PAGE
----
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D.C. Circuit Again Rules Against SEC Fund Governance Requirements

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  • Baker, John
    The U.S. Court of Appeals for the D.C. Circuit has again ruled against the Securities and Exchange Commission in the U.S. Chamber of Commerce s challenges to
    Message 1 of 1 , Apr 7, 2006
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      The U.S. Court of Appeals for the D.C. Circuit has again ruled
      against the Securities and Exchange Commission in the U.S. Chamber of
      Commerce's challenges to the SEC's fund governance rules. Chamber of
      Commerce of the United States of America v. SEC, No. 05-1240 (D.D.C.
      Apr. 7, 2006). The challenged provisions would require most registered
      investment companies to have a board of directors with at least 75%
      independent directors and an independent chairman. The court previously
      ruled, on June 21, that the SEC failed to consider the cost of
      compliance and failed to give adequate consideration to an alternative
      proposal. The SEC held a meeting only eight days later, on June 29, and
      made new findings in response to the court's concerns.

      The court ruled on this second appeal that the SEC improperly
      relied on materials outside the record in arriving at its cost
      estimates. In particular, the court criticized the SEC's reliance on
      privately produced Management Practice Inc. Bulletins and on a nonpublic
      survey of compensation and governance practices in the mutual fund
      industry that was summarized in one of those bulletins. The court said
      the SEC instead should have reopened the record for comment. The court
      acknowledged that the SEC's decision to rely upon extra-record data
      without reopening the rulemaking record for comment does not, of itself,
      indicate that the SEC was wrong in its cost estimates or its weighting
      of costs against benefits.

      The court's resolution of the case is confusing. The court
      noted that many mutual funds have already come into compliance with the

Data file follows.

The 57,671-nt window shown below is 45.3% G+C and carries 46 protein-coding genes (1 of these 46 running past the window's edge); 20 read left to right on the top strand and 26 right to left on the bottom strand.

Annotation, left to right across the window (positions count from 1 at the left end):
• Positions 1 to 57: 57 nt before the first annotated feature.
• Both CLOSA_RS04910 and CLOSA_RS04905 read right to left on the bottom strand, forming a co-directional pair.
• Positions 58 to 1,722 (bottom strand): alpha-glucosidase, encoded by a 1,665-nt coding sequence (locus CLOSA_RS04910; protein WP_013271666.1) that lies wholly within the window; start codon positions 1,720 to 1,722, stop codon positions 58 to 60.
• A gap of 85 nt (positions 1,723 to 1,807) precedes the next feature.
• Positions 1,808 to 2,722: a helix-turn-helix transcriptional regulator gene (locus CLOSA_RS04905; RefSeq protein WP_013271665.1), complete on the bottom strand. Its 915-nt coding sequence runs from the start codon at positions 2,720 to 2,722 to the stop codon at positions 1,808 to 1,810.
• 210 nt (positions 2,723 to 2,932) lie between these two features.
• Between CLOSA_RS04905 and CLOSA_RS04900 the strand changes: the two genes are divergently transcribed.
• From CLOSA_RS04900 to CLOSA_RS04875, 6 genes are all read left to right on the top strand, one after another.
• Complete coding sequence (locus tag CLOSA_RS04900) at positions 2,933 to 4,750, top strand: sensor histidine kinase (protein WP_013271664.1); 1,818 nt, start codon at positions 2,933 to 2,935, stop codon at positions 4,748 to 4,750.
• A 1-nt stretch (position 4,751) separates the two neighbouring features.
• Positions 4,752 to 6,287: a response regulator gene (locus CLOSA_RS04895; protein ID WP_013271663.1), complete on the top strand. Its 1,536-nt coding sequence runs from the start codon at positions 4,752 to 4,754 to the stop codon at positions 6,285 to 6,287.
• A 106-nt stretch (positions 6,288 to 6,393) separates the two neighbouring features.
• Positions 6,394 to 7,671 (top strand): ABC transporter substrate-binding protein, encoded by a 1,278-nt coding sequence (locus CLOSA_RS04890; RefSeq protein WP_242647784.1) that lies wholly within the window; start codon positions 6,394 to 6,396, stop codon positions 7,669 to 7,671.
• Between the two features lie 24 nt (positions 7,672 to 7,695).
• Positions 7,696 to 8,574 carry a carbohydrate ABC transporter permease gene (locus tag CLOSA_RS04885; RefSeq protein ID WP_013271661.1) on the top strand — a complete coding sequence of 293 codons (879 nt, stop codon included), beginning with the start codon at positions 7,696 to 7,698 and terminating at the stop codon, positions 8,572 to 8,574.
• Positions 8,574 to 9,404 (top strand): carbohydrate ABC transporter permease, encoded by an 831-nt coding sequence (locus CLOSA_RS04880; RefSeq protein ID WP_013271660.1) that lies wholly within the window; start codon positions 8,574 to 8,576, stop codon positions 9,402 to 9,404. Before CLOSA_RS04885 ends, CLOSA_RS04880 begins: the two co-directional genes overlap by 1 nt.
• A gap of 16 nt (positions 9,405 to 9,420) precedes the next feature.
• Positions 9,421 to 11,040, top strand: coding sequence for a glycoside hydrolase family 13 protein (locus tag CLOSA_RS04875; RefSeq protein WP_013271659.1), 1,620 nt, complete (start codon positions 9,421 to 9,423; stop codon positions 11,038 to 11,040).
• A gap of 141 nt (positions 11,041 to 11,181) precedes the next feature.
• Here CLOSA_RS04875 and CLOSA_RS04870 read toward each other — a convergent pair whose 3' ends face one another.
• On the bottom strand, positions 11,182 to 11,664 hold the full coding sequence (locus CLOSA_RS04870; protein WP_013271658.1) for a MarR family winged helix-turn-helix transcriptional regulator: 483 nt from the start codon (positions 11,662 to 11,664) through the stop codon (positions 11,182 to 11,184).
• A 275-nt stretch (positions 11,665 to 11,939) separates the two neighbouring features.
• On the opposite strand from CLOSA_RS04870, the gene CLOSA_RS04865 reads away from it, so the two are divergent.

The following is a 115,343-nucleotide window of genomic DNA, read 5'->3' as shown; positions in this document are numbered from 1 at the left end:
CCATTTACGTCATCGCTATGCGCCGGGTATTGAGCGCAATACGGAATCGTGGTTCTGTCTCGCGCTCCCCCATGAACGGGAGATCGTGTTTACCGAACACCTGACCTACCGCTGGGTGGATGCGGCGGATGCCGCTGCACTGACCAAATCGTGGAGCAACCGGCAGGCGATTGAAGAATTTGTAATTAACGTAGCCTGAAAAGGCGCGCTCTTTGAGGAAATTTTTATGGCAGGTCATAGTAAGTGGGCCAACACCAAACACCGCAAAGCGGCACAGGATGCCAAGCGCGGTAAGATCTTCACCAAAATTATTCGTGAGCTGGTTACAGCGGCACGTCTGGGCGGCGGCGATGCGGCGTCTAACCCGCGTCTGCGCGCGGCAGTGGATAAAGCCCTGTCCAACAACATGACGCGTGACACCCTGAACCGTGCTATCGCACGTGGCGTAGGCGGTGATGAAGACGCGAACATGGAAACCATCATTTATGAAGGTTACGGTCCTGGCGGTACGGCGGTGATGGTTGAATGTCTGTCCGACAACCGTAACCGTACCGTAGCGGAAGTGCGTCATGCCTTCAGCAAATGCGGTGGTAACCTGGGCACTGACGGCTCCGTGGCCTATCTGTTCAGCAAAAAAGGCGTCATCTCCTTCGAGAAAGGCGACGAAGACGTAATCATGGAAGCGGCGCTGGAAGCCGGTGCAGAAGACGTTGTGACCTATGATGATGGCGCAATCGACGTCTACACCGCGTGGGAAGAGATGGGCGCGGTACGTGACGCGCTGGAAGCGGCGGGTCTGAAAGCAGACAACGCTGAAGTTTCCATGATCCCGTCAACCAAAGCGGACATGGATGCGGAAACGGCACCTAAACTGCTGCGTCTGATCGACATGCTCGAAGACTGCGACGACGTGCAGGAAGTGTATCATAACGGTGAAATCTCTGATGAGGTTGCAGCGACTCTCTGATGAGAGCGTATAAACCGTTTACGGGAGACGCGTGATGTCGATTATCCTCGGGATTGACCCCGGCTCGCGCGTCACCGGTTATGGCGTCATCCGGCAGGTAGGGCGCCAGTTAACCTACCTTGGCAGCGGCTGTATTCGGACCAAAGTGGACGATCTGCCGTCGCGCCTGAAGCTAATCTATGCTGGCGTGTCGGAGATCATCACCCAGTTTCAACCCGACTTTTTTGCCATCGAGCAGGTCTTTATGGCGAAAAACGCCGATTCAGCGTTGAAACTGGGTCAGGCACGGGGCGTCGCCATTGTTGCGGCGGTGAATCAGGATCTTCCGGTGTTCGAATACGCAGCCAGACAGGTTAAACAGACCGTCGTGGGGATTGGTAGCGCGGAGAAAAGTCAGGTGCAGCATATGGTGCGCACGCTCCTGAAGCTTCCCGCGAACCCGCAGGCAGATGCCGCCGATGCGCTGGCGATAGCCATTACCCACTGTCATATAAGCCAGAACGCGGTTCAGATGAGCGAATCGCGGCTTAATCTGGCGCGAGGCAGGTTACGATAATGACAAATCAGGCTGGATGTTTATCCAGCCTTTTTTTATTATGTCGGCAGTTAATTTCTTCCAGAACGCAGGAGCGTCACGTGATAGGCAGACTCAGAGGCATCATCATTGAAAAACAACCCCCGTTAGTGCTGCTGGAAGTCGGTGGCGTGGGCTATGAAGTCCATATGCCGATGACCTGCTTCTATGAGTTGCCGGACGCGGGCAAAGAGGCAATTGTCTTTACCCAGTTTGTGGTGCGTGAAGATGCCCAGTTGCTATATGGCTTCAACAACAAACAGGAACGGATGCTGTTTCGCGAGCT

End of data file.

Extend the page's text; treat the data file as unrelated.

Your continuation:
fund governance rules and expressed uncertainty whether immediately
      vacating the challenged provisions might risk substantial disruption to
      the mutual fund industry. Accordingly, it vacated the challenged
      requirements, but said it is withholding the issuance of its mandate for
      90 days. The court said that this approach will afford the SEC an
      opportunity to reopen the record for comment on the costs of
      implementing the two provisions and that "Within ninety days the
      Commission shall file a status report with the court, unless the
      Commission shall have prevailed on a motion to modify, accelerate, or
      postpone the mandate, and upon further order the mandate will issue."

      The court's ruling creates a dilemma for SEC Chairman
      Christopher Cox, who until now has avoided taking a position on the fund
      governance rules on the basis that he does not want to revisit settled
      SEC decisions. The substantive dispute over the fund governance
      provisions is over their benefit, not their cost, with Commissioner
      Campos of the view that their benefit is greater than any costs that are
      likely to be found in the notice and comment process and Commissioners
      Glassman and Atkins of the view that their benefit is questionable at
      best. Now the resolution will depend on the course taken by Chairman
      Cox and Commissioner Nazareth.

      The court's opinion is available online at


      For my post on the prior D.C. Circuit opinion, see


      John M. Baker <JMB@...>
      Stradley Ronon Stevens & Young, LLP http://www.stradley.com
      1220 19th Street NW, Suite 600
      Washington DC 20036
      202.822.0140 fax
      FundLaw Listowner http://groups.yahoo.com/group/fundlaw
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